The new Elizabeth line trains were built at Bombardier Transportation's UK site in Derby. Constructed using strong but lightweight materials such as aluminium for the body shell, the trains have been designed to be light, yet well equipped for performance and customer comfort with features such as intelligent lighting and temperature control systems.
The Elizabeth line route consists of three sections – the new build central section, and the existing east and west surface sections. All of these operate different signalling systems that need to successfully work together to ensure the safe and reliable running of the Elizabeth line.
In November 2012, Crossrail awarded the signalling system contract for the railway’s central section to a consortium comprising Siemens PLC and Invensys Rail Limited. The contract covered the design, manufacture, supply, installation, testing and commissioning of a train control system for the central section.
By March 2013, Crossrail had appointed the contract for the central section communications and control systems to Siemens PLC. The scope of works included the design, testing, installation and commissioning of key communications and control systems within Crossrail’s central section including CCTV and public address systems at stations, customer information displays, staff and emergency services radio systems and the data networks that will carry information to and from the route control centre. Design and testing for the new communications and control systems were undertaken by the contractor at Ashby-de-la-Zouch in Leicestershire.
In early 2014, TfL confirmed that it had signed a contract with Bombardier for the delivery of rolling stock and a new depot for Crossrail. The contract between TfL and Bombardier covered the supply, delivery and maintenance of 65 new trains (later increased to 70) and a depot at Old Oak Common. TfL worked with Bombardier on the final design for the trains with the first delivered in May 2017. The contract supported 760 UK manufacturing jobs plus 80 apprenticeships.
Barber & Osgerby were appointed by TfL as design partner for the fleet of trains. The London-based design studio worked on the interior and exterior designs with TfL and Bombardier. The interior design and colour palette were carefully selected to provide an accessible and welcoming environment. The design included darker floors and natural finish materials that will wear in, and not wear out, ensuring they retain their high-quality feel for years to come. The light-coloured ceilings also maximise the feeling of height and openness inside the new trains. The material and colour choices also align with Elizabeth line stations for a consistent customer experience. In summer 2017, the first Elizabeth line Class 345 train had arrived into London for testing.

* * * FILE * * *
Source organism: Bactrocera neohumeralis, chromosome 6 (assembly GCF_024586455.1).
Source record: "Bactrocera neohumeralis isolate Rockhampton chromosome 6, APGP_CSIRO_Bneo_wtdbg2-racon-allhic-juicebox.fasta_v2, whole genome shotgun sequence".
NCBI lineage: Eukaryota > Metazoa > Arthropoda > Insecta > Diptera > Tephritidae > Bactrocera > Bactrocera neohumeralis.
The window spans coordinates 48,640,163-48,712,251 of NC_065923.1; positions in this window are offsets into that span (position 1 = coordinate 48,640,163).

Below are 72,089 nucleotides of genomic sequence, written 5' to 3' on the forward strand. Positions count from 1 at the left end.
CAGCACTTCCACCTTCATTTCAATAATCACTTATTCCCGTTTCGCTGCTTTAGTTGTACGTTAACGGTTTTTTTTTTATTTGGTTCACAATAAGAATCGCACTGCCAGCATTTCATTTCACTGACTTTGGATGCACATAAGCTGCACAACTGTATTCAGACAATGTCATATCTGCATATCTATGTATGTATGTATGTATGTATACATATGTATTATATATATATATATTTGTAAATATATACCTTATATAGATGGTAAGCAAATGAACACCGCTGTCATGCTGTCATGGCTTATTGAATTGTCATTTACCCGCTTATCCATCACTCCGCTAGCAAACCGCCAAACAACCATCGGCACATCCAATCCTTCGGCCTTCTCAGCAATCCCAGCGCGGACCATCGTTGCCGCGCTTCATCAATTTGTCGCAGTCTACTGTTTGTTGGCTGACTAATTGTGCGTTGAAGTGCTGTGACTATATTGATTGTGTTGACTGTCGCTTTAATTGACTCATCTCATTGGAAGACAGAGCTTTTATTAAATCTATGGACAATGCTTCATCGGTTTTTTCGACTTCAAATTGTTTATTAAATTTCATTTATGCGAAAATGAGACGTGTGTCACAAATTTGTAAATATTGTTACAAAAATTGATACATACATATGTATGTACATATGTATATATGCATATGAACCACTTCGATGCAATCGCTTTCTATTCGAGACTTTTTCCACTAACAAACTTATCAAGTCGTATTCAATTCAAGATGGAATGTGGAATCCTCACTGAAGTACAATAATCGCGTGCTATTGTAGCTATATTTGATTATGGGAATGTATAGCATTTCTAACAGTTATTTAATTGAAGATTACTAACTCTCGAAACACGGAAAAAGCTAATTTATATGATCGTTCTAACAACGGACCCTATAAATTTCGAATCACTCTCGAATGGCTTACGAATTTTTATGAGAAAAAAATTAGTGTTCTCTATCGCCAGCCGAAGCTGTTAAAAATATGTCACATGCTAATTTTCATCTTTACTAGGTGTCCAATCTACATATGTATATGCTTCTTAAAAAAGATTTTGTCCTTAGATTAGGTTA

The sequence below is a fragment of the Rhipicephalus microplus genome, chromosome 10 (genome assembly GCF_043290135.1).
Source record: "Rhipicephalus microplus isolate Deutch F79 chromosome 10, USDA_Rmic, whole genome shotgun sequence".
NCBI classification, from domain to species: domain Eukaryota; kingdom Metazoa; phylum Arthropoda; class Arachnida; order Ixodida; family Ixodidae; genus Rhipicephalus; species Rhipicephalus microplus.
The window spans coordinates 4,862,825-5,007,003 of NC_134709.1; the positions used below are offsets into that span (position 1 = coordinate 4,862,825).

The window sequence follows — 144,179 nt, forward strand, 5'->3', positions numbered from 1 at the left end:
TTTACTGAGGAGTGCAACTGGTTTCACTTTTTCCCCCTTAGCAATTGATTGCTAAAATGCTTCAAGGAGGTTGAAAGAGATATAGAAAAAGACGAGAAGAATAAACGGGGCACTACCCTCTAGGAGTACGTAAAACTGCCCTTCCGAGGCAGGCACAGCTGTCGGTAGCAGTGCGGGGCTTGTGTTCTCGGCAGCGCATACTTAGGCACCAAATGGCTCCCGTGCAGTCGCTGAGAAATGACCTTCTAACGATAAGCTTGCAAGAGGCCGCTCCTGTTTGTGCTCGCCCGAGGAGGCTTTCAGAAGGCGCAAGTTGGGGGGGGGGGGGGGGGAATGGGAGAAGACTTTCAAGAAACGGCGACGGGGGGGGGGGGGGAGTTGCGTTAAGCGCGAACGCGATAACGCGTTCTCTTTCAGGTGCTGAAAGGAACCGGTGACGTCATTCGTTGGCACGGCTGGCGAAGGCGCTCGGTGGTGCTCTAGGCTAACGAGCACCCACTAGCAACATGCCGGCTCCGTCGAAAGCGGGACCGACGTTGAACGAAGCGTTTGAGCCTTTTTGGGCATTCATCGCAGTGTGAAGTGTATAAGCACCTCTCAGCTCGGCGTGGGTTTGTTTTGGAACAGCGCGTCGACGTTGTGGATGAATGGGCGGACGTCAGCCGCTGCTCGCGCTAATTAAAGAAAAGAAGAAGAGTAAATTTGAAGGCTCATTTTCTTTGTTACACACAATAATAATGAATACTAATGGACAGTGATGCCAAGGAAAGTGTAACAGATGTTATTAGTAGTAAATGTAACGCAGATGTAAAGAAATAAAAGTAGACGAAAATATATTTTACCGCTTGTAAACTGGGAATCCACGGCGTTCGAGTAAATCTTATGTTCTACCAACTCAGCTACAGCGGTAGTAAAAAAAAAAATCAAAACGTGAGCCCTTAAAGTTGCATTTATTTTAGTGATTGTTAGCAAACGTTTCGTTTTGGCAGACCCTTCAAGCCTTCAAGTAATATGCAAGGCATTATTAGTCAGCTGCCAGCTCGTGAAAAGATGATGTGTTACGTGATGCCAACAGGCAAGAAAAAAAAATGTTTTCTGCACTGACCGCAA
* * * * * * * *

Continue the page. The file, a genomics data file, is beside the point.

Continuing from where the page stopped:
By September 2014, Crossrail confirmed that it had awarded the contract for the provision of platform screen doors to Knorr-Bremse Rail Systems (UK) Limited. The award of the platform screen doors contract was the last major railway systems contract to be awarded by Crossrail. The platform screen door system was designed and developed at Melksham, Wiltshire along with the manufacture of the electronics and operating system. The assembly and testing of the platform screen system took place at their Wolverton rail facility near Milton Keynes.
Bombardier and Siemens have worked closely to increase the reliability of the train and signalling software and have committed some of their most experienced team members from around the world, so that Crossrail can complete testing of the signalling and train software (known as Dynamic Testing) before intensive trials to simulate the full railway service (known as Trial Running) can begin.
The Crossrail Integration Facility in Chippenham provides an ‘off-site’ environment for the integration testing of these critical railway systems. The tests enable signalling software and data from Bombardier and Siemens to be integrated together and to mitigate any errors or defects early, before being tested on the railway.
In 2018 Crossrail began infrastructure testing of the trains between Abbey Wood and Canary Wharf, with main Dynamic Testing commencing at the beginning of 2019 with a single train. This then moved to testing two trains, one in each tunnel, and then to close-headway multi-train testing in ‘integrated’ mode which involves testing of the full signalling system in the central section, running at line speed and at minimum separation.
The Elizabeth line will have its main depot at Old Oak Common, its main control centre at Romford and maintenance facility in Plumstead which will house the staff and equipment required for the maintenance and upkeep of the tracks and other infrastructure in the Elizabeth line tunnels.
For further information on signalling, testing and assurance and handover progress on the Crossrail project, please visit our Signalling & Testing section of the website.